We are a people in mourning as the deep wounds of hate confront us again. Tragically, in the midst of a month designated for unity—throughout which the LGBTQ community comes together to celebrate the historic contributions of LGTBQ persons and the Muslim community comes together to celebrate the first revelation of the Quran and its call to hold all life sacred—violence has been used once again to try to tear us apart. We mourn those persons who lost their lives and pray for those who were wounded or lost loved ones in this act of terrorism.
And yet, our mourning does not lead us to despair, but to solidarity. Our response to this tragedy is not to see those things that separate us from one another, but to name our continued commitment to our unity in the midst of our diversity that we believe gives us our strength. Together as a community of many different religious traditions that supports our LGBTQ members, we find solace and comfort in our religious and Georgetown identities.
As a Catholic and Jesuit institution founded as a positive response to religious persecution, we affirm our continued commitment to be people for others. We stand together with our LGBTQ and Muslim communities. We unite ourselves behind the statement the National Muslim Student Association recently wrote in response to the Orlando shootings:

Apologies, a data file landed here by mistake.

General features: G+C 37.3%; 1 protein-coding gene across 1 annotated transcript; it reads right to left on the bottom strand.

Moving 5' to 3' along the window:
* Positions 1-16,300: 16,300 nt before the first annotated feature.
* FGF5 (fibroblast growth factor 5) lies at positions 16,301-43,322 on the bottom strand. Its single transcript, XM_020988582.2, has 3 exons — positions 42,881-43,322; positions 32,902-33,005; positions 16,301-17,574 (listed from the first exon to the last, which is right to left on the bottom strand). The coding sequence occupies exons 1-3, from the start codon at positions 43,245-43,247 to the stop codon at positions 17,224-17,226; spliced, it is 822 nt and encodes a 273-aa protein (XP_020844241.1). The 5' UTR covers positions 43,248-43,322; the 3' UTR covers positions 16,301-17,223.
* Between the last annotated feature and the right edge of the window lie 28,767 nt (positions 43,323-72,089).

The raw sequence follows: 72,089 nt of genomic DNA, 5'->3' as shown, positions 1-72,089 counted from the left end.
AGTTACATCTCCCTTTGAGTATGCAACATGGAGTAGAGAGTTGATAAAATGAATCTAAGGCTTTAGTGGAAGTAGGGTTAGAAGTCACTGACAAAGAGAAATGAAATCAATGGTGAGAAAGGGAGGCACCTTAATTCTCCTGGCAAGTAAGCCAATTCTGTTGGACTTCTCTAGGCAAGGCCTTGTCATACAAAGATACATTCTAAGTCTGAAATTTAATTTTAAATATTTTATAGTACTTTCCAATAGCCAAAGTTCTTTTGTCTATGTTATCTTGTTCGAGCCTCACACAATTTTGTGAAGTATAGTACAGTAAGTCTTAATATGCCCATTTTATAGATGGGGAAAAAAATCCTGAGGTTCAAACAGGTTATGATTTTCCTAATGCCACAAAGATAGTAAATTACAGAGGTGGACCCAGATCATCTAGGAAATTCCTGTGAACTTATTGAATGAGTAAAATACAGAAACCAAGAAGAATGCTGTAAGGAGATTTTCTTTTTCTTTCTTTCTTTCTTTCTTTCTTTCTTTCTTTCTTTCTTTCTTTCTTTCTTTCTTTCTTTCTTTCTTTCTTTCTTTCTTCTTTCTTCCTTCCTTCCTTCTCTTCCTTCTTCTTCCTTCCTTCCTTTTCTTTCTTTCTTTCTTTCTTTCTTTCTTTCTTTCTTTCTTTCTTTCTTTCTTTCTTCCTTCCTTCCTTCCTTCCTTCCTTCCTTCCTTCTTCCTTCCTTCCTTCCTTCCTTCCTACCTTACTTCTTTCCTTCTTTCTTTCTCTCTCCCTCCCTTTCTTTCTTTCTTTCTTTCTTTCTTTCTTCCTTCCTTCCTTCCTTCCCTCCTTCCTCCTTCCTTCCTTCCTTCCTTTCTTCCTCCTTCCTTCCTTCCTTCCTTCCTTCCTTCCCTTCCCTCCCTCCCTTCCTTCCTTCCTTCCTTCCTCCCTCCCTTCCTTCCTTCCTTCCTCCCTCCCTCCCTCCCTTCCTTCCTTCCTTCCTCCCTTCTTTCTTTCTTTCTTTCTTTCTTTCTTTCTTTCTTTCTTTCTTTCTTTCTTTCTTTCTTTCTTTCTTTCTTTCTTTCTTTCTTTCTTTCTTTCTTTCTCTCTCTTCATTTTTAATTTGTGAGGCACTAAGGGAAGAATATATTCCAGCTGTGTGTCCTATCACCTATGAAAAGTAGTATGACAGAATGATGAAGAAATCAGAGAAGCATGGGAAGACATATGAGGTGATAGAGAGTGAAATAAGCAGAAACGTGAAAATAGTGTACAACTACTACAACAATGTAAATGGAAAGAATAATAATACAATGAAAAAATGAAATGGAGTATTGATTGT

All human beings deserve the right to live their lives without fear of being targeted because of who they are. As Muslims, our experience with Islamophobia and hate crimes reinforces our commitment to utterly reject all forms of hate and prejudice. The LGBTQ community has stood in solidarity with the American Muslim community in challenging Islamophobia, on college campuses and beyond, and today we stand in solidarity with the LGBTQ community.
We must stand in solidarity with one another. In the midst of our sorrow, we are called again to make our world a gentler place. As Pope Francis reflected at the 9/11 memorial, “In this way, the lives of our dear ones will not be lives which will one day be forgotten. Instead, they will be present whenever we strive to be prophets not of tearing down but of building up, prophets of reconciliation, prophets of peace.”
We pray for comfort. We pray for hope. We pray for peace.
Rabbi Rachel Gartner
Director for Jewish Life
Imam Yahya Hendi
Director for Muslim Life
Rev. Bryant Oskvig
Director of the Protestant Chaplaincy
Rev. Greg Schenden, S.J.
Roman Catholic Chaplain
V. Rev. Constantine White
Director of the Orthodox Chaplaincy